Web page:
Guest Author - Kathryn K Free
Letís do some statistics on eBooks and eBook Readers. I am hearing that fewer people are reading either type of book today, but those who are reading are reading more and in many different formats.
Bill & Melinda Gates funded the Pew Research Centerís Internet & American Life Project. This project was a series of telephone surveys and the results were published at the end of February 2012. The results show some interesting trends.
As of February 2012,
∙ 21% of Americans had read an e-book
∙ Owners of eBook Readers read an average of eight books over the past year
∙ The average American read 17 books a year. This stat is based on 2,986 respondents.
∙ 19% of respondents aged sixteen and older said they had not read any book over the 2011 year.
∙ 19% of females aged 30-49 years were the most represented group and the Amazon Kindle was the most popular format used.
∙ 62% of eBook readers were the Amazon Kindle
∙ 22% of eBook readers were the Nook from Barnes and Noble.
∙ 28% of Americans aged 18 or older own other portable devices such as a smartphone or tablet computer.
∙ 85% of respondents who do not own any type of eBook reader reported that they had no interested in owning an eBook Reader.
∙ In 2010 the number of Americans reporting ownership of some type of eBook reader was only 6%.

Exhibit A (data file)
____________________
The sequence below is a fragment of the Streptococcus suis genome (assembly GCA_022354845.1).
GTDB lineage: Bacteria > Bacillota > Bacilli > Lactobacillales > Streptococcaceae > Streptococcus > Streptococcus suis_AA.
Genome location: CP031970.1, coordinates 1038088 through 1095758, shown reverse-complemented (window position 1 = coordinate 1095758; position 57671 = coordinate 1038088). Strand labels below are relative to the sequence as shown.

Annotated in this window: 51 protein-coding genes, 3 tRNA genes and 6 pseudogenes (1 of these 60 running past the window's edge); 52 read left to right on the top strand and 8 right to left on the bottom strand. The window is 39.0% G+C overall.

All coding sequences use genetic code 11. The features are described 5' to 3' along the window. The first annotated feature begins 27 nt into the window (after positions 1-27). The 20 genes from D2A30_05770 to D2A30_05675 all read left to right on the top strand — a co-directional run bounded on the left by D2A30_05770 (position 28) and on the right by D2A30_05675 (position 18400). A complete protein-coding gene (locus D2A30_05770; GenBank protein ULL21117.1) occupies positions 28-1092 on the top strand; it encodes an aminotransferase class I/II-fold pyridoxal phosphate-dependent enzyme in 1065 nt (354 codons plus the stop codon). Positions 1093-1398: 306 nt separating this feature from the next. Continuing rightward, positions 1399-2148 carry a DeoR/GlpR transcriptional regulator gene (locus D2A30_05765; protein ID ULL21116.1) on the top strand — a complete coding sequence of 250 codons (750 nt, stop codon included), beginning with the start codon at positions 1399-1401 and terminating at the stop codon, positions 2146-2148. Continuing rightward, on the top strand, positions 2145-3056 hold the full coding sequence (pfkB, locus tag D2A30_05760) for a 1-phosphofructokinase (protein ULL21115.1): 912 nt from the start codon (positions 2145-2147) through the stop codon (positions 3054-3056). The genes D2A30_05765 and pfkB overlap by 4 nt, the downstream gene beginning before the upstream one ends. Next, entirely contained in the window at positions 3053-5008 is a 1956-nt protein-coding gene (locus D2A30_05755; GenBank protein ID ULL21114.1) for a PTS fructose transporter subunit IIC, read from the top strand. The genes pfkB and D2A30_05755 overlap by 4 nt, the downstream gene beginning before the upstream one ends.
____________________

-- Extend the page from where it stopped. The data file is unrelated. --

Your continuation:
∙ 58% of eBook reader owners reported that they were reading a print book just the previous day.
∙ 5% of the respondents reported that they read 50+ books per year in many different mediums. This is down from the 2012 survey of 13%.
These statistics were predictable but the following stats were interesting.
∙ 81% prefer printed books when reading to a child, leaving 9% preferring an eBook.
∙ 69% prefer sharing printed books with friends, leaving 25% preferring an eBook.
∙ 43% prefer to read printed books in bed while 45% prefer using an eBook reader.
∙ 35% have a wide selection of printed books to choose form while 53% have a wider selection of eBooks.
∙ 73% prefer using an eBook reader while traveling with 19% still preferring a printed book.
∙ 83% like the speed at which you can get an eBook leaving 13% believing they are able to purchase a print book quicker.
Technology has certainly changed how American read. Ownership of print books has gone down drastically causing many used book stores and book chains to close their doors. While lending eBooks is on the horizon, the solution to how it will be implemented has not been reached. Libraries are also suffering from this shift and are leading the path to lending eBook programs. However, there is still a large percentage of those who have no interest in owning an eBook reader so it remains to be seen if this market has reached a saturation point.
Most interestingly, consumers who own eBook readers are still voracious consumers of print books for many different reasons. They like print books to read with their children or they like their bookshelves to be filled with print books. What we find is eBook readers are far more convenient for travel and quick access, while print books are just nice to hold and show well on bookshelves. I do not see either going away, unlike the music industry in which this generation has no idea what a Ď45 or LPí actually are.